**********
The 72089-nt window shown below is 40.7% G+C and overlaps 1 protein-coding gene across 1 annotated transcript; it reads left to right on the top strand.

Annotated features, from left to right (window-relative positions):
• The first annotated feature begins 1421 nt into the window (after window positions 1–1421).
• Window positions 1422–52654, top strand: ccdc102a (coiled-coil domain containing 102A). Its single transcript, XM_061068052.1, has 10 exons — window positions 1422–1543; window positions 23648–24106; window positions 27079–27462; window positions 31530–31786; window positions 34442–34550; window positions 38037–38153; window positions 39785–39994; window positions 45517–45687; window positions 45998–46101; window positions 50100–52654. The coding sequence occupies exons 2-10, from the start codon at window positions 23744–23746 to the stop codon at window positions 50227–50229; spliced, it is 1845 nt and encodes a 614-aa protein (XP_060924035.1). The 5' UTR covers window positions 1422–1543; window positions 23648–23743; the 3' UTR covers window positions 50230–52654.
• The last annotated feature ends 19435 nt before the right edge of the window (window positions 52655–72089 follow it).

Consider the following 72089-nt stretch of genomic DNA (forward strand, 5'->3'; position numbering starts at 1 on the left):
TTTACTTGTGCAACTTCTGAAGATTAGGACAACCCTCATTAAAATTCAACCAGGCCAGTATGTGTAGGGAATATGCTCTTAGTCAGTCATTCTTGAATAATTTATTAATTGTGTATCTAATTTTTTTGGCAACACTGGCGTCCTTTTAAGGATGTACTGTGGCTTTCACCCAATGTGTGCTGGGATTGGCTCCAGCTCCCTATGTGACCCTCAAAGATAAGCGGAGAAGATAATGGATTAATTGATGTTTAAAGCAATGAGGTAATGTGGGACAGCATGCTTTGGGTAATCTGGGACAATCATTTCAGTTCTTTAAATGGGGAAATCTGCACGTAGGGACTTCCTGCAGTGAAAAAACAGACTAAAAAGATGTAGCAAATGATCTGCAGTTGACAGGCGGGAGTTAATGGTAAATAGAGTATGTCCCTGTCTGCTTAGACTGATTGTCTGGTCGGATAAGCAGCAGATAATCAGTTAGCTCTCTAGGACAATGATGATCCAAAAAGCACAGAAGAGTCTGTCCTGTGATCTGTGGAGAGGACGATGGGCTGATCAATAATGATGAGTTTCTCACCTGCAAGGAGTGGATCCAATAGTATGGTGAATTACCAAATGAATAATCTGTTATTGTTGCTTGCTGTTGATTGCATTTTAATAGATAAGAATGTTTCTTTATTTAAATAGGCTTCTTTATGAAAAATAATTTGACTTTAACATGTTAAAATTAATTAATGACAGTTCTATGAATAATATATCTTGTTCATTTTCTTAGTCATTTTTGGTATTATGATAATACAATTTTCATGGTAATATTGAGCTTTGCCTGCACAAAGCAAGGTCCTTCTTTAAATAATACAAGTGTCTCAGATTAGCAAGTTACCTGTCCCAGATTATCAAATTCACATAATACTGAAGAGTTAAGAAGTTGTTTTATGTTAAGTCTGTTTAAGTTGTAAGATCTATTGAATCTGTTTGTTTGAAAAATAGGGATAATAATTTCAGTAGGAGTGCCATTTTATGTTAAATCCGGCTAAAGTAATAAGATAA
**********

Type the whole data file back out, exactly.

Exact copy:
The 72089-nt window shown below is 40.7% G+C and overlaps 1 protein-coding gene across 1 annotated transcript; it reads left to right on the top strand.

Annotated features, from left to right (window-relative positions):
• The first annotated feature begins 1421 nt into the window (after window positions 1–1421).
• Window positions 1422–52654, top strand: ccdc102a (coiled-coil domain containing 102A). Its single transcript, XM_061068052.1, has 10 exons — window positions 1422–1543; window positions 23648–24106; window positions 27079–27462; window positions 31530–31786; window positions 34442–34550; window positions 38037–38153; window positions 39785–39994; window positions 45517–45687; window positions 45998–46101; window positions 50100–52654. The coding sequence occupies exons 2-10, from the start codon at window positions 23744–23746 to the stop codon at window positions 50227–50229; spliced, it is 1845 nt and encodes a 614-aa protein (XP_060924035.1). The 5' UTR covers window positions 1422–1543; window positions 23648–23743; the 3' UTR covers window positions 50230–52654.
• The last annotated feature ends 19435 nt before the right edge of the window (window positions 52655–72089 follow it).

Consider the following 72089-nt stretch of genomic DNA (forward strand, 5'->3'; position numbering starts at 1 on the left):
TTTACTTGTGCAACTTCTGAAGATTAGGACAACCCTCATTAAAATTCAACCAGGCCAGTATGTGTAGGGAATATGCTCTTAGTCAGTCATTCTTGAATAATTTATTAATTGTGTATCTAATTTTTTTGGCAACACTGGCGTCCTTTTAAGGATGTACTGTGGCTTTCACCCAATGTGTGCTGGGATTGGCTCCAGCTCCCTATGTGACCCTCAAAGATAAGCGGAGAAGATAATGGATTAATTGATGTTTAAAGCAATGAGGTAATGTGGGACAGCATGCTTTGGGTAATCTGGGACAATCATTTCAGTTCTTTAAATGGGGAAATCTGCACGTAGGGACTTCCTGCAGTGAAAAAACAGACTAAAAAGATGTAGCAAATGATCTGCAGTTGACAGGCGGGAGTTAATGGTAAATAGAGTATGTCCCTGTCTGCTTAGACTGATTGTCTGGTCGGATAAGCAGCAGATAATCAGTTAGCTCTCTAGGACAATGATGATCCAAAAAGCACAGAAGAGTCTGTCCTGTGATCTGTGGAGAGGACGATGGGCTGATCAATAATGATGAGTTTCTCACCTGCAAGGAGTGGATCCAATAGTATGGTGAATTACCAAATGAATAATCTGTTATTGTTGCTTGCTGTTGATTGCATTTTAATAGATAAGAATGTTTCTTTATTTAAATAGGCTTCTTTATGAAAAATAATTTGACTTTAACATGTTAAAATTAATTAATGACAGTTCTATGAATAATATATCTTGTTCATTTTCTTAGTCATTTTTGGTATTATGATAATACAATTTTCATGGTAATATTGAGCTTTGCCTGCACAAAGCAAGGTCCTTCTTTAAATAATACAAGTGTCTCAGATTAGCAAGTTACCTGTCCCAGATTATCAAATTCACATAATACTGAAGAGTTAAGAAGTTGTTTTATGTTAAGTCTGTTTAAGTTGTAAGATCTATTGAATCTGTTTGTTTGAAAAATAGGGATAATAATTTCAGTAGGAGTGCCATTTTATGTTAAATCCGGCTAAAGTAATAAGATAA